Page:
Design of a robust superhydrophobic surface: thermodynamic and kinetic analysis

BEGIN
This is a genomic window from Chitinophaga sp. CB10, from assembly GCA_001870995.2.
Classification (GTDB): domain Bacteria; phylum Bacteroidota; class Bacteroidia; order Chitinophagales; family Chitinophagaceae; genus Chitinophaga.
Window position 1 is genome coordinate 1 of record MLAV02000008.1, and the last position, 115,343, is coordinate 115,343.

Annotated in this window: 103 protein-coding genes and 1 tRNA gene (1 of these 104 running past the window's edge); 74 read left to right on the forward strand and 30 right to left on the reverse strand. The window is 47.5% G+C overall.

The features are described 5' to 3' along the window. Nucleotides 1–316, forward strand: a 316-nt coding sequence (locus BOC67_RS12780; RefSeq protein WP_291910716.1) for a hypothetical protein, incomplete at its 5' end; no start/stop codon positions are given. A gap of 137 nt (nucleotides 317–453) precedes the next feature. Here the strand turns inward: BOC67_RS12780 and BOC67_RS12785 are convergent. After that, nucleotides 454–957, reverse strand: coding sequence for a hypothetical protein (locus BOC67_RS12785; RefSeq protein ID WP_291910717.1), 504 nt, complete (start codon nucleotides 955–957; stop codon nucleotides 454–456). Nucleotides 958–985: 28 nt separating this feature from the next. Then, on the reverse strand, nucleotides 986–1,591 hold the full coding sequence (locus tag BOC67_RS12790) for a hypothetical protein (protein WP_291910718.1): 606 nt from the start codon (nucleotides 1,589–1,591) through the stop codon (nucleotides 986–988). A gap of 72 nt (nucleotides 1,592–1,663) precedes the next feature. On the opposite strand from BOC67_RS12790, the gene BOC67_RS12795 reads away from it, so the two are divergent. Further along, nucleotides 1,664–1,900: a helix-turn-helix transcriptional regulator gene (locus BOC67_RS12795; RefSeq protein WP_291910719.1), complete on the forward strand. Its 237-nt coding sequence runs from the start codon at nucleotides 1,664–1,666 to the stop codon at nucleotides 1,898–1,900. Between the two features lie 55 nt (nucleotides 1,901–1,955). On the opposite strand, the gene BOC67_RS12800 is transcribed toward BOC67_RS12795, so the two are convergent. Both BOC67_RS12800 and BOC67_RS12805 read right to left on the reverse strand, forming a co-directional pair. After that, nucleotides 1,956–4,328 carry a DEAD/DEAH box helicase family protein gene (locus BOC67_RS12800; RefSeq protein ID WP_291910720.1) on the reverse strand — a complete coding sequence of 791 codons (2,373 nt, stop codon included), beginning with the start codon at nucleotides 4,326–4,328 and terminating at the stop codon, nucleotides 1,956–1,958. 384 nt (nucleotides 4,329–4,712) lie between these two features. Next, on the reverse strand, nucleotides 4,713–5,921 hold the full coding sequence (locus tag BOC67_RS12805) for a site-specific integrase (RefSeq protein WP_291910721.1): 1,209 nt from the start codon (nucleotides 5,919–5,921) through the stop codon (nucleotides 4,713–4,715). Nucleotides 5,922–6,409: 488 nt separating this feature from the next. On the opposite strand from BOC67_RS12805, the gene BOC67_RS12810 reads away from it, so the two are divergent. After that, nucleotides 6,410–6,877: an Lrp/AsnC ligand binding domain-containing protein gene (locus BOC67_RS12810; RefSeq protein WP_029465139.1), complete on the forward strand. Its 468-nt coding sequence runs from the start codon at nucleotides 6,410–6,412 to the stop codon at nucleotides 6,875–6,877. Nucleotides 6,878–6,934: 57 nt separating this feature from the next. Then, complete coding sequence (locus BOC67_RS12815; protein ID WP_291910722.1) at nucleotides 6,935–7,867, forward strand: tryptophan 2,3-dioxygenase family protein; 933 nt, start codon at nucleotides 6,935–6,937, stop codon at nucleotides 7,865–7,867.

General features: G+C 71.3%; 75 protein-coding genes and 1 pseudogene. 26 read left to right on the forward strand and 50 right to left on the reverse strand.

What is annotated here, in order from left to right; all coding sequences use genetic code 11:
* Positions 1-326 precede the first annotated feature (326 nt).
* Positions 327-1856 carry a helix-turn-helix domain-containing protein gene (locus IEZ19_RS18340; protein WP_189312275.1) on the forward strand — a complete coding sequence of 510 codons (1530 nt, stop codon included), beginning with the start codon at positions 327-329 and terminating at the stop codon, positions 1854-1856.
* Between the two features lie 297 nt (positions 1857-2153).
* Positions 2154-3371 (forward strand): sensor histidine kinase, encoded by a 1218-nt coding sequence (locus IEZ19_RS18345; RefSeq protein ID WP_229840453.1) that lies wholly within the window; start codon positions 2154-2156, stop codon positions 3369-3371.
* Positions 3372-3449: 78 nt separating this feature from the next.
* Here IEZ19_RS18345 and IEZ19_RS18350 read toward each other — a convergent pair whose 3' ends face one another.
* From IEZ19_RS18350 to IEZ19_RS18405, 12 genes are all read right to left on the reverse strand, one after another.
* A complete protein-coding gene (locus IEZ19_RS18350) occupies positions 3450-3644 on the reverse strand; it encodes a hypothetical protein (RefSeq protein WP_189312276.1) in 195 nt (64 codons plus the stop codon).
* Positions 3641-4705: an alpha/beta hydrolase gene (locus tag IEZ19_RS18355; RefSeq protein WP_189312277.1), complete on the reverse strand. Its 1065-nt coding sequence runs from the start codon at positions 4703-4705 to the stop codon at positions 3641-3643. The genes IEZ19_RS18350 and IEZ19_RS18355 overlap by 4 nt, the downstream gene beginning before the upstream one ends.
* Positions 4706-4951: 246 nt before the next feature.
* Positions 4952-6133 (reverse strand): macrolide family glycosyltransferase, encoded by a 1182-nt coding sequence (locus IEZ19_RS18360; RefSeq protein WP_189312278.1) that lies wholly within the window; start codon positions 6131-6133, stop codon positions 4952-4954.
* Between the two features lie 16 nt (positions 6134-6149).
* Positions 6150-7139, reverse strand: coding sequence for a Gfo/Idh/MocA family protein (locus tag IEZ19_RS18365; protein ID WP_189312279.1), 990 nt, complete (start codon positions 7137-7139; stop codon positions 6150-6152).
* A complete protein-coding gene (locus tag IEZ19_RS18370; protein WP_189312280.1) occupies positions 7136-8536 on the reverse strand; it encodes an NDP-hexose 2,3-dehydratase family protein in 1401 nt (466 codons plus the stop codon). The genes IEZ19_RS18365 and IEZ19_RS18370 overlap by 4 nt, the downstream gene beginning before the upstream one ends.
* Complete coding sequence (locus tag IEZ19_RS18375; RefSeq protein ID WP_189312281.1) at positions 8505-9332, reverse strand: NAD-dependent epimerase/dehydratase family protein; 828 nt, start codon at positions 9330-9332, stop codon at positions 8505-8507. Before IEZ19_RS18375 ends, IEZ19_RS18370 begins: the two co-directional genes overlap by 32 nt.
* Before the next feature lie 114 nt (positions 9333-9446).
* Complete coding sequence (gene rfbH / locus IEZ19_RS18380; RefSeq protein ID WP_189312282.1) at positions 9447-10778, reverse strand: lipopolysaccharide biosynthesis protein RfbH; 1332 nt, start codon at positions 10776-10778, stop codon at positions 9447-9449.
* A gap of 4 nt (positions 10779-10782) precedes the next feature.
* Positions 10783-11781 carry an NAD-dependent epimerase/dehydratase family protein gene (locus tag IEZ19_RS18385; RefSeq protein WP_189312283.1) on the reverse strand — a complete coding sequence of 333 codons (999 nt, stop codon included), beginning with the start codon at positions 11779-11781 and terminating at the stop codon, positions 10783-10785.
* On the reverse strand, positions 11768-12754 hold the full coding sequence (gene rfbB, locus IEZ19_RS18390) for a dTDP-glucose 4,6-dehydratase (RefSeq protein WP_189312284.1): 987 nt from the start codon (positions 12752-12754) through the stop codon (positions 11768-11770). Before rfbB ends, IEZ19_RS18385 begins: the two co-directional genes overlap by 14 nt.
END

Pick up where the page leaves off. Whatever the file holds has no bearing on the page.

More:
The design of a robust superhydrophobic surface is a widely pursued topic. While many investigations are limited to applications with high impact velocities (for raindrops of the order of a few meters per second), the essence of robustness is yet to be analyzed for applications involving quasi-static liquid transfer. To achieve robustness with high impact velocities, the surface parameters (geometrical details, chemistry) have to be selected from a narrow range of permissible values, which often entail additional manufacturing costs. From the dual perspectives of thermodynamics and mechanics, we analyze the significance of robustness for quasi-static drop impact, and present the range of permissible surface characteristics. For surfaces with a Young's contact angle greater than 90° and square micropillar geometry, we show that robustness can be enforced when an intermediate wetting state (sagged state) impedes transition to a wetted state (Wenzel state). From the standpoint of mechanics, we use available scientific data to prove that a surface with any topology must withstand a pressure of 117 Pa to be robust. Finally, permissible values of surface characteristics are determined, which ensure robustness with thermodynamics (formation of a sagged state) and mechanics (withstanding 117 Pa).